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Civilians caught up in DRC fighting tell UNHCR of atrocities committed against them


Civilians caught up in DRC fighting tell UNHCR of atrocities committed against them

Thousands of people are being forced to flee their homes in the Democratic Republic of the Congo (DRC) as fighting continues between the Congolese army and dissident forces in North Kivu. UNHCR is now working with other UN and humanitarian agencies to improve the protection and assistance given to some 1.7 million people who have been forced to displace within DRC.
10 February 2006
Some of the thousands of Congolese refugees who have recently fled across the border and have been receiving assistance in Uganda. The situation is far worse for those who are internally displaced within the troubled DRC province of North Kivu.

KINSHASA, Feb. 10 (UNHCR) - Thousands of people are being forced to flee their homes in the Democratic Republic of the Congo (DRC) as fighting continues between the Congolese army and dissident forces in eastern North Kivu province.

In the space of a few days around 20 January, 20,000 people crossed into neighbouring Uganda. Most returned to DRC after a few days, but some 3,000 have asked for asylum in Uganda and have been moved to permanent settlements further from the border.

The influx continues. On Wednesday night, Ugandan authorities informed UNHCR that some 2,000 Congolese had just arrived in the border district of Kisoro, about 450 kilometres south-west of Kampala. The group went back to DRC the next morning, following a pattern of recent weeks in which people seek safety for the night in Uganda and return to North Kivu by day.

However, the vast majority of the civilian population affected by the fighting is not crossing the border. Instead, thousands of people are being displaced within North Kivu itself. UNHCR staff on the ground say the Kiberezi area, which has seen some of the worst fighting, is now almost empty. Its normal population is around 40,000, but there are now only about 2,000 people in the area.

Some 30,000 people have fled to the town of Kanyabayonga. Others are hiding in surrounding hills and forests, surviving in the bush with no shelter, water or food, and no possibility of getting any assistance. Their plight is of particular concern to UNHCR and other humanitarian organisations in the region.

"The extent of the violence and abuse faced by displaced people in North Kivu is extremely serious and very shocking," said Ralf Gruenert, UNHCR's deputy representative in DRC, who is currently in the eastern province.

"Villagers who returned to Kiberezi tell us that what they need most is security. They also lack water, food and shelter. These people who were forced to leave their homes and stayed in the region are far more at risk than those who managed to seek refuge in Uganda."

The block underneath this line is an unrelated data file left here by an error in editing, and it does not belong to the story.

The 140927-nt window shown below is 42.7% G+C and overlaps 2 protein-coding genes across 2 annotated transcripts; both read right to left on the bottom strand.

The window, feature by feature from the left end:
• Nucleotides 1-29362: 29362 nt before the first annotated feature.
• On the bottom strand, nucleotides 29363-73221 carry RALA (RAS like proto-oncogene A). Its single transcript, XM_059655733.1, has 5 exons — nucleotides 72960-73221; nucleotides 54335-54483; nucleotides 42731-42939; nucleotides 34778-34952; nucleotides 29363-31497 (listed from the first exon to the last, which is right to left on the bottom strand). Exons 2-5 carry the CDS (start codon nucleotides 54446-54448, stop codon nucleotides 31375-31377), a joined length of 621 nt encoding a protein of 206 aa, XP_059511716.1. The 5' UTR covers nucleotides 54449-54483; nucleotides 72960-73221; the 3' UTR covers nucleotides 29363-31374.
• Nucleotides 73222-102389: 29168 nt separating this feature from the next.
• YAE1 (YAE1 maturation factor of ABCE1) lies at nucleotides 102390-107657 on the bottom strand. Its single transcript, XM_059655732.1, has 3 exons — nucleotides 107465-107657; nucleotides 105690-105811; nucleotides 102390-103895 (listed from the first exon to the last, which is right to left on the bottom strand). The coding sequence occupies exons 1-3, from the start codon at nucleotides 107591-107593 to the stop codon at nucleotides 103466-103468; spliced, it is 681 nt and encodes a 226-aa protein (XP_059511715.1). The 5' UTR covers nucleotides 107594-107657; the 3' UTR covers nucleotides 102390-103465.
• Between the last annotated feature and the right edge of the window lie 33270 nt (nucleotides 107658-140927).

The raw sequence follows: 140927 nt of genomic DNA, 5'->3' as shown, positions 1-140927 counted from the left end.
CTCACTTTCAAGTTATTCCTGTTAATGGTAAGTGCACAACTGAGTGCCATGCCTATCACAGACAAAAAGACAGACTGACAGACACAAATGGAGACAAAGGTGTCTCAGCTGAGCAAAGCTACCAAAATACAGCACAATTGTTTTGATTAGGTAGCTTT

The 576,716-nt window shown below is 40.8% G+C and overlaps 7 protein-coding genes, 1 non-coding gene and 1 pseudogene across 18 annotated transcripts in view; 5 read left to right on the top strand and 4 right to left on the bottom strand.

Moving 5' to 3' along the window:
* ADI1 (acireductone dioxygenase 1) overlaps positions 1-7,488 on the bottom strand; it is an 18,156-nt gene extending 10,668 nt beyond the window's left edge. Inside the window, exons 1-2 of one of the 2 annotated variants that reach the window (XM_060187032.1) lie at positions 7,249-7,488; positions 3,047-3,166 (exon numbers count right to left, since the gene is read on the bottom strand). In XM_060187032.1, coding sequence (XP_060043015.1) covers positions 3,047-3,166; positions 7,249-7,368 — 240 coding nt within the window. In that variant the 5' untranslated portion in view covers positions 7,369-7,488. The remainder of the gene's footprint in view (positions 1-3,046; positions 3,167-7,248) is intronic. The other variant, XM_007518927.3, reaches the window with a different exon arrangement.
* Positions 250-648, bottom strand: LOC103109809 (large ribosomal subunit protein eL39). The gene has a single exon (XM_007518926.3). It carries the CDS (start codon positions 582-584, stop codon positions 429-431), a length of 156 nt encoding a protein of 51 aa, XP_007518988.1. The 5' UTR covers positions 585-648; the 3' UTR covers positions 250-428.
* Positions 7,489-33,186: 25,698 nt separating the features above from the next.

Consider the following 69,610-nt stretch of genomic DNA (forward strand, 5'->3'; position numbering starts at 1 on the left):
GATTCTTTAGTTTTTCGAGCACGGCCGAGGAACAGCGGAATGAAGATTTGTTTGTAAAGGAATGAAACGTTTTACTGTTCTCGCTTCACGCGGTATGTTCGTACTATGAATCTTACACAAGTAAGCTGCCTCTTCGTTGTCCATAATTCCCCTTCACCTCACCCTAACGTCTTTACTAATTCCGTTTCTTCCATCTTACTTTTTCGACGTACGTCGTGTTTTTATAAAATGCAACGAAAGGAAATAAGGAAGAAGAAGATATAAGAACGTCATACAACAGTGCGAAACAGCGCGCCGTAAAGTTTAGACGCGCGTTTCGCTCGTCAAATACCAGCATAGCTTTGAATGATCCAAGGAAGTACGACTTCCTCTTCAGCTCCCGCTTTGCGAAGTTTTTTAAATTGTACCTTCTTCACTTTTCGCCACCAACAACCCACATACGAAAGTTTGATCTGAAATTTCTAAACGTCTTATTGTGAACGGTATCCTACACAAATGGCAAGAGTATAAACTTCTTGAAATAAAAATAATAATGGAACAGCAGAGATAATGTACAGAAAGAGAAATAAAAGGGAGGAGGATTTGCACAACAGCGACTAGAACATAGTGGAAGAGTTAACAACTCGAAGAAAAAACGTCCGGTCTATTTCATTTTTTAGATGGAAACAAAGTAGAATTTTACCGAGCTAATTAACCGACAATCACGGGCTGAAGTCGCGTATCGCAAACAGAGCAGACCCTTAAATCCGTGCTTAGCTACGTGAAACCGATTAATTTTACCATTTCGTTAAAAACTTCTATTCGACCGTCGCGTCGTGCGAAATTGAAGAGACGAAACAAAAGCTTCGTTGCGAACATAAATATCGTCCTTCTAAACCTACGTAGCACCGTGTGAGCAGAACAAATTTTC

The situation in Kiberezi is a humanitarian tragedy. Displaced people are recounting atrocities committed against civilians, including killings, widespread looting and many cases of sexual violence. On Wednesday, a UNHCR truck evacuated seven seriously ill women and children from Kiberezi for treatment in Kanyabayonga. On Thursday, the truck went back to Kiberezi to evacuate eight people, including a 13-year-old, who had been raped and were in need of medical attention.

While the displaced fear that violence and insecurity will continue, many say they want to go back to Kiberezi, where at least some food is available. This is not the case now in Kanyabayonga, let alone in the bush.

While the situation in North Kivu is extremely worrisome, other parts of eastern DRC are also affected. In Katanga province, further south, tens of thousands of people have been displaced by continuing violence. Atrocities against civilians, including rapes, murders and house-burning, have also been reported.

"Security is the key to the protection of civilians and to the delivery of adequate humanitarian assistance," Gruenert said. "The protection cluster led by UNHCR together with MONUC (the UN Peacekeeping Force in DRC) is raising this matter with all concerned actors and emphasises that the government needs to take its responsibility and fulfil its duty to protect civilians."

At least 1.7 million people are internally displaced within DRC, most of them in the east of the country. Under a UN plan to strengthen protection and assistance to internally displaced people (IDPs), UNHCR is deploying staff to the eastern provinces to help coordinate the IDP work of UN agencies, NGOs and the Congolese government.

The refugee agency already has IDP protection staff in place in South Kivu and Katanga and will be establishing a presence in Bunya, Ituri and Goma in North Kivu province. UNHCR's deputy representative in DRC is in North Kivu to assess what can be done within this UN collaborative approach to improve the human rights situation for displaced people.

The United Nations has assigned UNHCR sectoral responsibility for IDP protection, camp coordination and management, and emergency shelter in displacement situations caused by conflict. Within this collaborative approach, UNHCR is currently working on three IDP pilot projects - in the DRC, in Uganda and in Liberia, where it already has a significant protection role.

Traditionally, the world's millions of IDPs have been one of the most vulnerable groups in situations of war and conflict since they do not come under the specific mandate of any international body.